The day began at the end of last night's show, which was a rollicking evening of old time fiddle music with the Foghorn Stringband from Portland. They had generated such energy! The audience - many more than we expected - had been in rambunctious mood and were hootin' and hollerin' respectlessly. Then they had started a Square Dance off to the side. They kept roaring their approval and the band had had no choice but to continue playing. It is important to stress here that Saturday morning was just a snapshot in time. It could have been any day in the past 3 months or so, a continuous stream of music and production that ran from early February to the beginning of May - and shows no signs of slowing down. So at just after midnight I set about creating a 4 hour radio show for broadcast at 8am. I should add here that I'm just selecting songs at first. Searching for themes; threads to weave the music together into a semblance of flow if anyone is likely to listen to all 4 hours in one sitting, but also offering little and larger segments that the casual or accidental listener might stumble upon. I choose the music from my iTunes library - currently just over 31,000 songs. In just about every genre that could loosely be called "Roots" or be seen to have its roots in one or more traditions. Then again, some of it that's not even remotely roots. So I start the search by looking for music by artists that are coming to town in the next week or two. Then I add a search for an increasingly depressing class of musicians: ones who have just passed away. We've lost some really good people lately: Richie Havens, Rita MacNeil, Bob Brozman, Stompin' Tom Connors, George Jones, to name a few. Then I'll look at the most recent additions to the library - new releases for the most part. Don't forget to add the theme tune - Music For A Found Harmonium by Irish supergroup Patrick Street - and then an hour's worth of music from Africa and India and Latin America or wherever. The first pass reveals I have around 68 songs. Not bad. I have to whittle it down to around 50 for a four hour show. It's now about 1:15am. Time to cull those extra 18 songs. Tricky. I always seem to think of a few new ones while I'm doing this! More culling. Then sort the list into the regular format: an hour of world music, and hour of blues and Cajun; an hour of singer/songwriters; and an hour of Celtic music. Sometimes the formula varies considerably, but the show is definitely recognizable now. Plug in the iPad and add the playlist and the whole show is ready. 2am. Sometimes later. Set the alarm for 7. The gentle sound of crickets under my pillow (an iPhone this time!) Up at 7, put on the coffee, grab a quick shower, fill the flask, pack a small breakfast of home made muffins and a banana, and zoom off in the chariot to UBC. Arrive at CiTR at 7:58am. Plug in the iPad and load up the playlist into the funky App - Djay - and we're underway. Log in to Facebook and start to cajole people (Friends) to join me. Great feedback online and on the phone. I'm in my element now. My little "cave" at CiTR. Broadcasting a legal signal to all points of the globe via streaming audio, and over the fm airwaves - and Telus TV channel 3717! - to the locals. Four hours have flown by, and there's always a mad dash at the end to squeeze in as many songs as possible - I never quite get to play them all, and I usually add one or two on the fly - from CDs or occasionally Youtube (today I forgot to bring a Judy Collins track, so thank you Youtube. Everything you need is available on Youtube. But I digress.)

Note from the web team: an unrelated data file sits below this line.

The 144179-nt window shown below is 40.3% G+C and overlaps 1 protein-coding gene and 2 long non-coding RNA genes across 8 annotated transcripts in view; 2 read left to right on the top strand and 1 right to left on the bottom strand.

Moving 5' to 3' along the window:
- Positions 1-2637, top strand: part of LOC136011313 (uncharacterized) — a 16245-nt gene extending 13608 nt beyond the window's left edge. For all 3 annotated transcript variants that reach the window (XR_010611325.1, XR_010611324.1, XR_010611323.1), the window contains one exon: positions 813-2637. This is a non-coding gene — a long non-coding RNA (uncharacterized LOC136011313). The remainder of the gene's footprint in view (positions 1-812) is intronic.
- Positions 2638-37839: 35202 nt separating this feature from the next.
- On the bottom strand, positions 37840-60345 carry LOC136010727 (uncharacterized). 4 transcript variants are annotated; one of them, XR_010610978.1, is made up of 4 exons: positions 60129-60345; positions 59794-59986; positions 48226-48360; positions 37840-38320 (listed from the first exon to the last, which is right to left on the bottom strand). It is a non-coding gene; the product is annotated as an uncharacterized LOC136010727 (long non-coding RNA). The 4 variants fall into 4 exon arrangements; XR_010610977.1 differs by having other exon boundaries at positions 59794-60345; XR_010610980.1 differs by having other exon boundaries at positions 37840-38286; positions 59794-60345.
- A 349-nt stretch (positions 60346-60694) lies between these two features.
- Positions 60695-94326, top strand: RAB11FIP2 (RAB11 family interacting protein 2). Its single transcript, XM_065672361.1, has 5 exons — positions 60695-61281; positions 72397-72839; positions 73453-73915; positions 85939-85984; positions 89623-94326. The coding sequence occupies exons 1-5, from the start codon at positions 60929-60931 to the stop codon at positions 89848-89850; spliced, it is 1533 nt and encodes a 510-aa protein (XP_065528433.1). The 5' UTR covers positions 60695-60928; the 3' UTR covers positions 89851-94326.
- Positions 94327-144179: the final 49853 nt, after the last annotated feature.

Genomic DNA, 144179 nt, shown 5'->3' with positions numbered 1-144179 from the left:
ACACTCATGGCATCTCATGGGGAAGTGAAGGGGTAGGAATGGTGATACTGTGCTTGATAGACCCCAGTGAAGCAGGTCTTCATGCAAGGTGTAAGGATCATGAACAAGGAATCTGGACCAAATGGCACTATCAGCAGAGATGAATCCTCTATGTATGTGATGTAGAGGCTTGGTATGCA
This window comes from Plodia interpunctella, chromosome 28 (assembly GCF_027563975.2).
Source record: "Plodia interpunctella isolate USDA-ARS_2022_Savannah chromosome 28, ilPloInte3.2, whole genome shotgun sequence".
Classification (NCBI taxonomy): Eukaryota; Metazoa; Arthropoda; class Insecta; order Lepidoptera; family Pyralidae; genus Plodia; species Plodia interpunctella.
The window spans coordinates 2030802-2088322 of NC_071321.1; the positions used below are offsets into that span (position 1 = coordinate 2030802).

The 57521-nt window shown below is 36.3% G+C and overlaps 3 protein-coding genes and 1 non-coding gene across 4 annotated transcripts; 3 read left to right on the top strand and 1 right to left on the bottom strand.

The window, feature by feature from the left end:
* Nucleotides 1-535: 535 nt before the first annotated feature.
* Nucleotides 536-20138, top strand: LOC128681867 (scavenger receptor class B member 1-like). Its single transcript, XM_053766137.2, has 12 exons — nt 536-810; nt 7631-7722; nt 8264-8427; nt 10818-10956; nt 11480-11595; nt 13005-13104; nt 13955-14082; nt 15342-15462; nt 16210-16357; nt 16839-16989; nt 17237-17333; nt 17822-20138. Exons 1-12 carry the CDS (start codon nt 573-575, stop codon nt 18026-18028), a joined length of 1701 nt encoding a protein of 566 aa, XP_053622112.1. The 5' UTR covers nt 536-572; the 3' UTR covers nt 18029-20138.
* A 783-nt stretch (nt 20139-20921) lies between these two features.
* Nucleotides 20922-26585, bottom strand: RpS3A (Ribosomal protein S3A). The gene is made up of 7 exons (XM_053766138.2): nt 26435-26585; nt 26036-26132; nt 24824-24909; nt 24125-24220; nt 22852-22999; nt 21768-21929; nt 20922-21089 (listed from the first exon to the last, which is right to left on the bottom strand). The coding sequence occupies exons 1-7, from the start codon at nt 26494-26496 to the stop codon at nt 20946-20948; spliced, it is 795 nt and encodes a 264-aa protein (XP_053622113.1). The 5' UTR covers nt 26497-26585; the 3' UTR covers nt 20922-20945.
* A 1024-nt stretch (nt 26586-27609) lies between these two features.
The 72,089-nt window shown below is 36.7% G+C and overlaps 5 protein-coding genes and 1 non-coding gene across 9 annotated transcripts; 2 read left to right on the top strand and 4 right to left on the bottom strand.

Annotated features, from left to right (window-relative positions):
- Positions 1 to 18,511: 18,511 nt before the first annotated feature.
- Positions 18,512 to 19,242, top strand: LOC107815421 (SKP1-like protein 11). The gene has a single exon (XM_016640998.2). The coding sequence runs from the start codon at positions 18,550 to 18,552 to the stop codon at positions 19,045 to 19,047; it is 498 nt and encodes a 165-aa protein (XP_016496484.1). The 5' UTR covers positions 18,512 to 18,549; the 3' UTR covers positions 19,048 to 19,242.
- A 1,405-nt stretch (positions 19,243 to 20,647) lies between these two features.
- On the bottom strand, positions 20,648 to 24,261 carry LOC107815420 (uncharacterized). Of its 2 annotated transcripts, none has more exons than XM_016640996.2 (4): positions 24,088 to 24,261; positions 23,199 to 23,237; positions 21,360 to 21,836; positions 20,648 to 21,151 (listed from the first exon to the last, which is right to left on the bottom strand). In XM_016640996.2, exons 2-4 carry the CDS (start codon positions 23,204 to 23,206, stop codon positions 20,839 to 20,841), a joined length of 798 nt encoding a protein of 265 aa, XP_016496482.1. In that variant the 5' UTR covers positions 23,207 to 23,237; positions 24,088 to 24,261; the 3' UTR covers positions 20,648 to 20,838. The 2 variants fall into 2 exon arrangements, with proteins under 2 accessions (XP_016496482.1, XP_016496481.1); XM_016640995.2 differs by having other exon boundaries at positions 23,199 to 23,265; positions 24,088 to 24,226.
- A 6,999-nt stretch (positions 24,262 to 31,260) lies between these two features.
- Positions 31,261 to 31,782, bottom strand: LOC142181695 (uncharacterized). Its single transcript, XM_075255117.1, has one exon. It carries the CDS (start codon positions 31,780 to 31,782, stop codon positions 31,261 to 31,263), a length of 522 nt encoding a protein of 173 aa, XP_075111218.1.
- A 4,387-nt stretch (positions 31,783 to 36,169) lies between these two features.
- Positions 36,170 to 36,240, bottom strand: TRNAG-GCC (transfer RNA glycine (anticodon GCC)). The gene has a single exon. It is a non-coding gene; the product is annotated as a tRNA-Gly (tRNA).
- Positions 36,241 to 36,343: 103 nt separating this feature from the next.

Now, what else has to be done today? Oh yes, get some liquor licenses for future shows, go to the bank to get a float for the next show? No. Plenty of change left over from last night. Only a Contra Dance tonight; not much float needed. Some weekends there are two or three concerts in a row. Lots of bank visits! Today it's not so bad. Pop into the office and find Linda Bull, our new publicist, is working there. So I end up being detained for an hour or so as she reminds me of all the work that I haven't completed. I still have to rent a costume to play King Arthur in the play for Beltane tomorrow, and then there's this column for the Celtic Connection someone has asked me to write. NOW!
Well, that was THEN. This is NOW, and I'm at the dance, having set up the furniture and I'm sitting behind the bar, typing away.